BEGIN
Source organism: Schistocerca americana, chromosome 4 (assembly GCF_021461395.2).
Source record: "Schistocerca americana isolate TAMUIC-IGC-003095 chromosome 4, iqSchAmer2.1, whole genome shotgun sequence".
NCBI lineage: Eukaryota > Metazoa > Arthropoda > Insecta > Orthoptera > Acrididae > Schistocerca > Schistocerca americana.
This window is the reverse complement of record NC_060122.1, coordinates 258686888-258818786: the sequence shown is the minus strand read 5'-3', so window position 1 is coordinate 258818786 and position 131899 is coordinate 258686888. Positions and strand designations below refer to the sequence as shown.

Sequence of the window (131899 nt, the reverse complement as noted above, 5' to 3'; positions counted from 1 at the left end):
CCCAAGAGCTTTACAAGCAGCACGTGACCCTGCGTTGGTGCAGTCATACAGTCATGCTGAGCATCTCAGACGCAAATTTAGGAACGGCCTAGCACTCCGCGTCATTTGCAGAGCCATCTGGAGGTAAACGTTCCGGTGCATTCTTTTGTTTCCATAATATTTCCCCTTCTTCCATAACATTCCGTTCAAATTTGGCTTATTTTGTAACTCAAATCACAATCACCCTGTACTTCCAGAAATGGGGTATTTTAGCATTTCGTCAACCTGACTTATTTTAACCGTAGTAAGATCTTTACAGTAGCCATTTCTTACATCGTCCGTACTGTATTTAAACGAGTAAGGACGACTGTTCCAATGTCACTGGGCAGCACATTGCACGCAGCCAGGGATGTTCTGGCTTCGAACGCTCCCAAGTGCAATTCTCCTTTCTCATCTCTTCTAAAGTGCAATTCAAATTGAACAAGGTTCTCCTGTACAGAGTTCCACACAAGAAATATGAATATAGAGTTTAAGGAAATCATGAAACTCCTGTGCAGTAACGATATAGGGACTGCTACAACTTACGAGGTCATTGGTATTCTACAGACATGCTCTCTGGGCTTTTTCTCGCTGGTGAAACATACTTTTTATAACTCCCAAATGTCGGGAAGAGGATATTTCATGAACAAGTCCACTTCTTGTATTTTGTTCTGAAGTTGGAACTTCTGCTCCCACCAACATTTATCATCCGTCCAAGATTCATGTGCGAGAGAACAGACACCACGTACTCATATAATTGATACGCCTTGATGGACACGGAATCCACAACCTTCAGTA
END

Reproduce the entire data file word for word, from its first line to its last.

Source organism: Schistocerca americana, chromosome 4 (assembly GCF_021461395.2).
Source record: "Schistocerca americana isolate TAMUIC-IGC-003095 chromosome 4, iqSchAmer2.1, whole genome shotgun sequence".
NCBI lineage: Eukaryota > Metazoa > Arthropoda > Insecta > Orthoptera > Acrididae > Schistocerca > Schistocerca americana.
This window is the reverse complement of record NC_060122.1, coordinates 258686888-258818786: the sequence shown is the minus strand read 5'-3', so window position 1 is coordinate 258818786 and position 131899 is coordinate 258686888. Positions and strand designations below refer to the sequence as shown.

Sequence of the window (131899 nt, the reverse complement as noted above, 5' to 3'; positions counted from 1 at the left end):
CCCAAGAGCTTTACAAGCAGCACGTGACCCTGCGTTGGTGCAGTCATACAGTCATGCTGAGCATCTCAGACGCAAATTTAGGAACGGCCTAGCACTCCGCGTCATTTGCAGAGCCATCTGGAGGTAAACGTTCCGGTGCATTCTTTTGTTTCCATAATATTTCCCCTTCTTCCATAACATTCCGTTCAAATTTGGCTTATTTTGTAACTCAAATCACAATCACCCTGTACTTCCAGAAATGGGGTATTTTAGCATTTCGTCAACCTGACTTATTTTAACCGTAGTAAGATCTTTACAGTAGCCATTTCTTACATCGTCCGTACTGTATTTAAACGAGTAAGGACGACTGTTCCAATGTCACTGGGCAGCACATTGCACGCAGCCAGGGATGTTCTGGCTTCGAACGCTCCCAAGTGCAATTCTCCTTTCTCATCTCTTCTAAAGTGCAATTCAAATTGAACAAGGTTCTCCTGTACAGAGTTCCACACAAGAAATATGAATATAGAGTTTAAGGAAATCATGAAACTCCTGTGCAGTAACGATATAGGGACTGCTACAACTTACGAGGTCATTGGTATTCTACAGACATGCTCTCTGGGCTTTTTCTCGCTGGTGAAACATACTTTTTATAACTCCCAAATGTCGGGAAGAGGATATTTCATGAACAAGTCCACTTCTTGTATTTTGTTCTGAAGTTGGAACTTCTGCTCCCACCAACATTTATCATCCGTCCAAGATTCATGTGCGAGAGAACAGACACCACGTACTCATATAATTGATACGCCTTGATGGACACGGAATCCACAACCTTCAGTA